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Case 3:18-cv-00679-CWR-FKB Document 59-3 Filed 07/09/19 Page 1 of 7

UNITED STATES DISTR ICT COURT


SOUTHERN DISTR ICT OF M ISS ISS IPPI
NORTHERN DIVISION

ALYSSON MILLS, IN HER CAPACITY Case No. 3:18-cv-679


AS RECEIVER FOR ARTHUR LAMAR
ADAMS AND MADISON TIMBER Arising out of Case No. 3:18-cv-252,
PROPERTIES, LLC, Securities and Exchange Commission v.
Arthur Lamar Adams and Madison
Plaintiff, Timber Properties, LLC

v. Hon. Carlton W. Reeves, District Judge


Hon. F. Keith Ball, Magistrate Judge
MICHAEL D. BILLINGS and
MDB GROUP, LLC;
TERRY WAYNE KELLY, JR. and
KELLY MANAGEMENT, LLC;
and WILLIAM B. MCHENRY, JR. and
FIRST SOUTH INVESTMENTS, LLC,

Defendants.

PROPOSED ORDER APPROVING SETTLEMENT


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Before the Court is the Motion for Entry of Consent Judgment and Approval of Proposed

Settlement filed by Plaintiff Alysson Mills, in her capacity as the court-appointed receiver (the

“Receiver”) for Arthur Lamar Adams (“Adams”) and Madison Timber Properties, LLC

(“Madison Timber”). The motion was filed in the case styled Alysson Mills vs. Michael D.

Billings, et al., No. 3:18-cv-679 (S.D. Miss) (“Recruiter lawsuit”), itself arising out of Securities

and Exchange Commission v. Arthur Lamar Adams and Madison Timber Properties, LLC, No.

3:18-cv-252 (S.D. Miss) (“S.E.C. lawsuit”).

The motion asks the Court to approve the Receiver’s proposed settlement with Michael

D. Billings and MDB Group, LLC (“Billings”), a defendant in the Recruiter lawsuit.

After having considered the filings and arguments of counsel therein, the Court GRANTS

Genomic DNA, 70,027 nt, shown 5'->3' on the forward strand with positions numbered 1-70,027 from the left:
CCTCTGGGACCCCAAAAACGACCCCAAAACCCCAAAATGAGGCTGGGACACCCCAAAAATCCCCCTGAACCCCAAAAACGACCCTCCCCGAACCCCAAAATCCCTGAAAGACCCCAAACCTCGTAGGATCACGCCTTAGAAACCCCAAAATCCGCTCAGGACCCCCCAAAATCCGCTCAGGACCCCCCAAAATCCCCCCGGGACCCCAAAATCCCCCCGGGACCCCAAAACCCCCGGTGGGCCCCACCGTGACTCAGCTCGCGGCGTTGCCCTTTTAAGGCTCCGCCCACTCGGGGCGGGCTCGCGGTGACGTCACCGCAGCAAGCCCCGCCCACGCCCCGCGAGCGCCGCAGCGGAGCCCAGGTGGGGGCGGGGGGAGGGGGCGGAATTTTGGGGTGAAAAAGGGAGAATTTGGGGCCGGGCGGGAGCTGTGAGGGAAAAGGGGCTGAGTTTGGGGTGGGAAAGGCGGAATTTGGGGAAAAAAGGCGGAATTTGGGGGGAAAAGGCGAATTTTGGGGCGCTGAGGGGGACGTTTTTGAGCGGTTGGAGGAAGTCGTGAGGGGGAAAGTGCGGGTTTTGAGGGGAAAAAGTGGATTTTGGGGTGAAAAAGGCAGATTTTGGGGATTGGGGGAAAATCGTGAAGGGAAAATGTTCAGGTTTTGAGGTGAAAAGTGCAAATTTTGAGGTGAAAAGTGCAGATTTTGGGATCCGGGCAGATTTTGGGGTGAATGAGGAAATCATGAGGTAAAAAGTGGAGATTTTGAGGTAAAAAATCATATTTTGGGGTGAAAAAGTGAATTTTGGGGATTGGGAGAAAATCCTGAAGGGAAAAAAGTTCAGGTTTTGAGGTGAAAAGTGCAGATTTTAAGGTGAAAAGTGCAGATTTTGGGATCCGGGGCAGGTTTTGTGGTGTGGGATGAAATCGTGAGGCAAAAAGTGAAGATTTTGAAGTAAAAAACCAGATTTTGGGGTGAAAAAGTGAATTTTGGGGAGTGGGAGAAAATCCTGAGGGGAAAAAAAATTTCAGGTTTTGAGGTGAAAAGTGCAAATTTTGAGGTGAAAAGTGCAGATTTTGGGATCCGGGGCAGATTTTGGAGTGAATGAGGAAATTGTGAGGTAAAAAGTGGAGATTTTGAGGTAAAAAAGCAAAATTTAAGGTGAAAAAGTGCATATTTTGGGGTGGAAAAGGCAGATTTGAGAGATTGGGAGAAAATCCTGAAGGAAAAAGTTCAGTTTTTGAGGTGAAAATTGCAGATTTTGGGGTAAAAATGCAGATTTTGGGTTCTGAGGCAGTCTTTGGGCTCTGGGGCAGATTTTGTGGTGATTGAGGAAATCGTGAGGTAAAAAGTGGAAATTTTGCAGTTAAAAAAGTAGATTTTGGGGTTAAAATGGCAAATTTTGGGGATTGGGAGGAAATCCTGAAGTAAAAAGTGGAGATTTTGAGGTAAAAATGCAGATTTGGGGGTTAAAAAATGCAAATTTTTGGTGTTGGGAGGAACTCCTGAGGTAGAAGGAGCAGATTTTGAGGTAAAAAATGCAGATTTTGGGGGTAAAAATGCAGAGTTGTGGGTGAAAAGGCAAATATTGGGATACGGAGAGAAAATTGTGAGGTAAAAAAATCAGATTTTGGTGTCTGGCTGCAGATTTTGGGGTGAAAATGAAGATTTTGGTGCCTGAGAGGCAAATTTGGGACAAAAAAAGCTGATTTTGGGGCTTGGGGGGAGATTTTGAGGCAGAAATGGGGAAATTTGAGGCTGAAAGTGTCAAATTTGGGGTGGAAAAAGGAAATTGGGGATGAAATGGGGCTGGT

the motion.

BACKGROUND

The Receiver’s complaint

On October 17, 2018, the Receiver filed an amended complaint against Michael D.

Billings and MDB Group, LLC; Terry Wayne Kelly, Jr. and Kelly Management, LLC; and

William B. McHenry, Jr. and First South Investments, LLC. The complaint alleges the

defendants received more than $16,000,000 in Madison Timber “commissions.” The complaint

seeks to return that money to the Receivership Estate, to maximize funds available for

distribution to victims.

The Receiver wishes to resolve the Receivership Estate’s claims against each of the

defendants efficiently, to minimize time and expense to the Receivership Estate. The Receiver

offered to suspend further litigation against a defendant if the defendant agreed to 1) make a full

2
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and complete financial disclosure, 2) commit to attempt to negotiate a settlement in good faith,

and 3) preserve assets pending negotiations.

Michael D. Billings and MDB Group, LLC (“Billings”) did not initially agree to the

Receiver’s proposal, but on November 13, 2018, this Court entered an agreed order preserving

Billings’s assets [Doc. 36]. On November 15, 2018, Billings made what the Receiver deemed a

full and complete financial disclosure. Thereafter, the parties negotiated in good faith toward a

settlement.

The Receiver and Billings have now agreed to a proposed settlement of the Receiver’s

claims for commissions payments, summarized herein, that the Receiver recommends that the

Court approve.

Billings’s finances

The Receiver’s complaint alleges Billings received net “commissions,” before taxes, of

$3,513,780 between 2013 and April 2018. When she filed her complaint, the Receiver did not

know whether Billings would be capable of returning any of that money to the Receivership

Estate. The Receiver insisted on a full and complete financial disclosure by Billings so that she

could assess whether settlement with Billings is viable and prudent.

The Receiver obtained from Billings sworn financial disclosures and supporting

documentation, including records from Billings’s bank and retirement accounts. The Receiver’s

counsel also separately examined Billings under oath regarding his finances.

The Receiver’s proposed settlement with Billings

The Receiver and Billings have undertaken extensive and thoughtful negotiations and the

Receiver is satisfied that settlement with Billings is in the Receivership Estate’s best interest.